Bus passengers in Yorkshire can now take bicycles on board with them for free after a local bus operator invested £2 million in “state of the art, environmentally friendly” double decker buses.
The Eastrider buses, which cost £260,000 each, will operate on East Yorkshire Buses’ X46 route between Hull, Beverley, Market Weighton, Pocklington and York and the 45 service between Bridlington, Driffield and York.
The buses also have Wi-Fi, USB slots and wireless chargers, tables, next stop announcements and luxury interiors.
According to Ben Gilligan, area director of East Yorkshire Buses, the bike racks on the new buses, which can each carry two bicycles, are a “game changer,” reports the Hull Daily Mail.
“When we ordered the new buses, we wanted to make sure they had everything passengers wanted,” he explained.
“The technology on board means people can make the most of the time they spend on the bus, whether that’s working, catching up on the latest shows, or simply sitting back in our comfortable seats and enjoying the view.
“At the moment, everyone’s talking about getting active, so the ability to bring your bike along is a game changer.
“It opens up huge possibilities for both commuters and those who cycle for fun to make the most of the endless opportunities for cycling in our amazing part of the country,” he added.
The company has also produced a video showing how to use the bike racks, which flip down with users then placing the rear wheel in the rack and use a belt to secure the bicycle.
From the video, however, it does appear that bikes might take up some space that might otherwise be used for pushchairs or wheelchairs. The racks also look unsuitable for non-standard bikes.
The website Bikes On Buses highlights that in Europe and elsewhere, where bus operators do make provision for bicycles, it tends to be done through racks attached to the front of the vehicle – something that is not allowed under UK law.
Last year, we reported how James Freeman, managing director of First West of England, which provides bus services in Bristol, Bath, Somerset, South Gloucestershire and West Wiltshire, had spoken about the issues regarding carriage of bikes on buses at a regional transport forum held by the West of England Combined Authority.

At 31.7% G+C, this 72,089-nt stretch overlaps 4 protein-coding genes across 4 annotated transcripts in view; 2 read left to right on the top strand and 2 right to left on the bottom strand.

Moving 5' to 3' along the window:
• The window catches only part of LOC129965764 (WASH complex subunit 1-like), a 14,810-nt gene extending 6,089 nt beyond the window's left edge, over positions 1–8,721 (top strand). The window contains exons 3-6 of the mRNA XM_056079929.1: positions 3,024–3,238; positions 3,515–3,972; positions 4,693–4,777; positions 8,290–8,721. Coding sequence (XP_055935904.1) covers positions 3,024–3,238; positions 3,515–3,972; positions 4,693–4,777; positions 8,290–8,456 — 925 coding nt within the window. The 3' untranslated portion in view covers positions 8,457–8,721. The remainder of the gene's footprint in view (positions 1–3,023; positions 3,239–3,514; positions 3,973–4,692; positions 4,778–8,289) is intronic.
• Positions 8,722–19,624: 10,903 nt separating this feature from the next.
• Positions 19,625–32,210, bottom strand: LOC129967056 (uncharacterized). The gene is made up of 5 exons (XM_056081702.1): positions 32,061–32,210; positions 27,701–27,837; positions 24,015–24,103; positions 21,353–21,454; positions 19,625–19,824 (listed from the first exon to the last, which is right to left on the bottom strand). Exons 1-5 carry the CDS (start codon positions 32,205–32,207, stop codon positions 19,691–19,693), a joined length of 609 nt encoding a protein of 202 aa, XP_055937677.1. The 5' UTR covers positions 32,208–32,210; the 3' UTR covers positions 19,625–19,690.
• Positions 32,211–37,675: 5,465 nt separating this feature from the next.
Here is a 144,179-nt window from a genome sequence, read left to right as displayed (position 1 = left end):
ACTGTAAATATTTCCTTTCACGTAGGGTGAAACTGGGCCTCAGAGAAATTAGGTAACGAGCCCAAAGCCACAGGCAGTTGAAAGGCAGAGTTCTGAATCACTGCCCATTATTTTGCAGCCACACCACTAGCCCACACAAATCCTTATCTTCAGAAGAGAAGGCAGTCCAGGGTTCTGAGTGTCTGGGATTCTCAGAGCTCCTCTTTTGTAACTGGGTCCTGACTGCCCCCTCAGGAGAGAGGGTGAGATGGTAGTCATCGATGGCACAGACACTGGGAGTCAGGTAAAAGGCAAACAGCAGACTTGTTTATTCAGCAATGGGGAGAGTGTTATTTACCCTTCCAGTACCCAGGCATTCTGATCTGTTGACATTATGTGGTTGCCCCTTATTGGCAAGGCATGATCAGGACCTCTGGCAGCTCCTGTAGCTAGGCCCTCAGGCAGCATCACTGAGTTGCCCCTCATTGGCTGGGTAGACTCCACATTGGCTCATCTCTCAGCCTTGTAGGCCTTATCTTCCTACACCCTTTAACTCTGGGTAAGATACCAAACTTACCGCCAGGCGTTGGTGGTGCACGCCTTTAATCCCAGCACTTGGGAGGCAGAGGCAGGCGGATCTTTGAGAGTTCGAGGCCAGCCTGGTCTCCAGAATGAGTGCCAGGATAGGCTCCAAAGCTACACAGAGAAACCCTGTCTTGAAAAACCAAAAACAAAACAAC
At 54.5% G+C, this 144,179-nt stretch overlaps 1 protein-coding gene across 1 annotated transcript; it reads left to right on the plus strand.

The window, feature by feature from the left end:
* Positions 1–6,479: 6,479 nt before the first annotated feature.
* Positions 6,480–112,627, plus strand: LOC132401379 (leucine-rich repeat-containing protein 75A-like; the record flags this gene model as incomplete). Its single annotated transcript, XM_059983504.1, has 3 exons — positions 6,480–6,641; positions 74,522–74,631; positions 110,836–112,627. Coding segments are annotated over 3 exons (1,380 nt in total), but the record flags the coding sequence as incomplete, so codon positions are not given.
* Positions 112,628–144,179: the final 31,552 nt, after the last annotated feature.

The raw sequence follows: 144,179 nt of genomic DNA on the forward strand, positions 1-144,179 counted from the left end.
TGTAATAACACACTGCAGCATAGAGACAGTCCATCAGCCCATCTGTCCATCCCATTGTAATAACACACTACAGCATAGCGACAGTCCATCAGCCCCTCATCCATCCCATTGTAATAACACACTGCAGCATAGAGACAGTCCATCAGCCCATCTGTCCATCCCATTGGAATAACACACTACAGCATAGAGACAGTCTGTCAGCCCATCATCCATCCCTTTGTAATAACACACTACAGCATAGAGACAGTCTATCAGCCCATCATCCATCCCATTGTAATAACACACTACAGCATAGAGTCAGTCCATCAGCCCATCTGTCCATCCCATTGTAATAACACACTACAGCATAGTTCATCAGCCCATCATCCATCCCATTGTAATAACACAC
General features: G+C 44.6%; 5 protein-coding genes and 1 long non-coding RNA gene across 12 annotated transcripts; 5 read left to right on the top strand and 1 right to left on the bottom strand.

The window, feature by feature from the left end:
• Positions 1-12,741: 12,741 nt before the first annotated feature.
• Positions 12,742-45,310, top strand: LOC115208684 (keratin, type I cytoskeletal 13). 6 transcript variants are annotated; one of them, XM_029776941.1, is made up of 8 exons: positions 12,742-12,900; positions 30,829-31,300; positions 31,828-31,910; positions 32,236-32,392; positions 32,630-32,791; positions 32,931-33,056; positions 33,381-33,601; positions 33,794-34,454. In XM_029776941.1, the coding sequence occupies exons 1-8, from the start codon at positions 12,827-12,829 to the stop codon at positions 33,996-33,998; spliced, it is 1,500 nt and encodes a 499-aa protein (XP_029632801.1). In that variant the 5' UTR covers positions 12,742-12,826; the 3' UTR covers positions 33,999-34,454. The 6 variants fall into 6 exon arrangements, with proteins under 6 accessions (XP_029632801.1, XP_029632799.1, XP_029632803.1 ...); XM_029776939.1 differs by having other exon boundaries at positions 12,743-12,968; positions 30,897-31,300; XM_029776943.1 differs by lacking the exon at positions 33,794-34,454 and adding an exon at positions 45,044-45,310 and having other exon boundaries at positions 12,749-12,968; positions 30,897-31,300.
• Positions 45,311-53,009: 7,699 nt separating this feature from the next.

He ruled out stowing buses in the passenger compartment because other passengers might need the space, and said that rear racks came with safety and security risks, instead suggesting that trailers might be the answer.
“The bike-on-a-bus issue is an interesting one because bikes are prickly things and they don’t sit comfortably inside a vehicle where there are people walking about and are likely to be thrown about,” he explained.
“So it’s quite an issue as to how you can safely get a bike into a vehicle and put it away so it’s neatly and safely stowed.
“The issue we have with a lot of our buses is they’re rather busy, particularly on the lower deck of double-deckers because that part of the bus is used by people in wheelchairs, people with kids in buggies, by people who don’t enjoy stairs.
“All these people need that lower deck section between the front axle and the back axles.”
He continued: “My own vote would be to put bikes on the outside because they live outside, so why shouldn’t they?
“Unfortunately we have hit a complete brick wall because the DVSA says it might be alright for the United States and for New Zealand but it won’t do for the UK — you cannot put bikes on the front of buses, you have to have them on the back.
“The back is the most dangerous place of a bus. And I have mental images that people will just quietly walk off with them while the bus is waiting for a traffic light.”
“I have wondered about trailers,” he added. “In Europe there are bicycle trailers towed by vehicles.
“That’s conceivable. I’m not terribly keen on it but it might be the answer.”
Simon has been news editor at road.cc since 2009, reporting on 10 editions and counting of pro cycling’s biggest races such as the Tour de France, stories on issues including infrastructure and campaigning, and interviewing some of the biggest names in cycling. A law and languages graduate, published translator and former retail analyst, his background has proved invaluable in reporting on issues as diverse as cycling-related court cases, anti-doping investigations, and the bike industry. He splits his time between London and Cambridge, and loves taking his miniature schnauzer Elodie on adventures in the basket of her Elephant Bike.